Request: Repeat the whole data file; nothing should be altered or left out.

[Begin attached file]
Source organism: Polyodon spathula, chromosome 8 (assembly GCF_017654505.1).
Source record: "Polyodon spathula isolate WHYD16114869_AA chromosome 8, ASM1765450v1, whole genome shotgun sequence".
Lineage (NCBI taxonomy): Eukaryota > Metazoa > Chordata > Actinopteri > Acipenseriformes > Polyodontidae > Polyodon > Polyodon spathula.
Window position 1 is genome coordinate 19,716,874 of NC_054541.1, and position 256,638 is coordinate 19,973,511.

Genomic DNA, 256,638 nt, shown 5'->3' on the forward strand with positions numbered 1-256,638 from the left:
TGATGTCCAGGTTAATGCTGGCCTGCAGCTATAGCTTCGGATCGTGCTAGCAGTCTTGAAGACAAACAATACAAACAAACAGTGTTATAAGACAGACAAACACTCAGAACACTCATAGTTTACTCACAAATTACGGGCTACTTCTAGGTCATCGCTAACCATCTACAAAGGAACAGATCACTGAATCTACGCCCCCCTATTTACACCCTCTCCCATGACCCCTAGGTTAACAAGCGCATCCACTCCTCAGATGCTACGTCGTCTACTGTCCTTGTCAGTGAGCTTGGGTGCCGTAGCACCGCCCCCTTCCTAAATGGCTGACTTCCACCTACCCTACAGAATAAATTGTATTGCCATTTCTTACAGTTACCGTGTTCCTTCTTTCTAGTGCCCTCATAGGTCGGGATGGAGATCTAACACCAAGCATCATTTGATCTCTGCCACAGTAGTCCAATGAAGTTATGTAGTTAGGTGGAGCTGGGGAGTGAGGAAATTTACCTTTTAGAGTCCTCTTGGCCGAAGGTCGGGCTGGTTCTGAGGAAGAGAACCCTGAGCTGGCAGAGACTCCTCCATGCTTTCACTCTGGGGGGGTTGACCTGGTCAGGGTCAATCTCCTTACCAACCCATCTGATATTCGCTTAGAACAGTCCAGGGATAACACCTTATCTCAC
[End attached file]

Source organism: Polyodon spathula, chromosome 8 (assembly GCF_017654505.1).
Source record: "Polyodon spathula isolate WHYD16114869_AA chromosome 8, ASM1765450v1, whole genome shotgun sequence".
Lineage (NCBI taxonomy): Eukaryota > Metazoa > Chordata > Actinopteri > Acipenseriformes > Polyodontidae > Polyodon > Polyodon spathula.
Window position 1 is genome coordinate 19,716,874 of NC_054541.1, and position 256,638 is coordinate 19,973,511.

Genomic DNA, 256,638 nt, shown 5'->3' on the forward strand with positions numbered 1-256,638 from the left:
TGATGTCCAGGTTAATGCTGGCCTGCAGCTATAGCTTCGGATCGTGCTAGCAGTCTTGAAGACAAACAATACAAACAAACAGTGTTATAAGACAGACAAACACTCAGAACACTCATAGTTTACTCACAAATTACGGGCTACTTCTAGGTCATCGCTAACCATCTACAAAGGAACAGATCACTGAATCTACGCCCCCCTATTTACACCCTCTCCCATGACCCCTAGGTTAACAAGCGCATCCACTCCTCAGATGCTACGTCGTCTACTGTCCTTGTCAGTGAGCTTGGGTGCCGTAGCACCGCCCCCTTCCTAAATGGCTGACTTCCACCTACCCTACAGAATAAATTGTATTGCCATTTCTTACAGTTACCGTGTTCCTTCTTTCTAGTGCCCTCATAGGTCGGGATGGAGATCTAACACCAAGCATCATTTGATCTCTGCCACAGTAGTCCAATGAAGTTATGTAGTTAGGTGGAGCTGGGGAGTGAGGAAATTTACCTTTTAGAGTCCTCTTGGCCGAAGGTCGGGCTGGTTCTGAGGAAGAGAACCCTGAGCTGGCAGAGACTCCTCCATGCTTTCACTCTGGGGGGGTTGACCTGGTCAGGGTCAATCTCCTTACCAACCCATCTGATATTCGCTTAGAACAGTCCAGGGATAACACCTTATCTCAC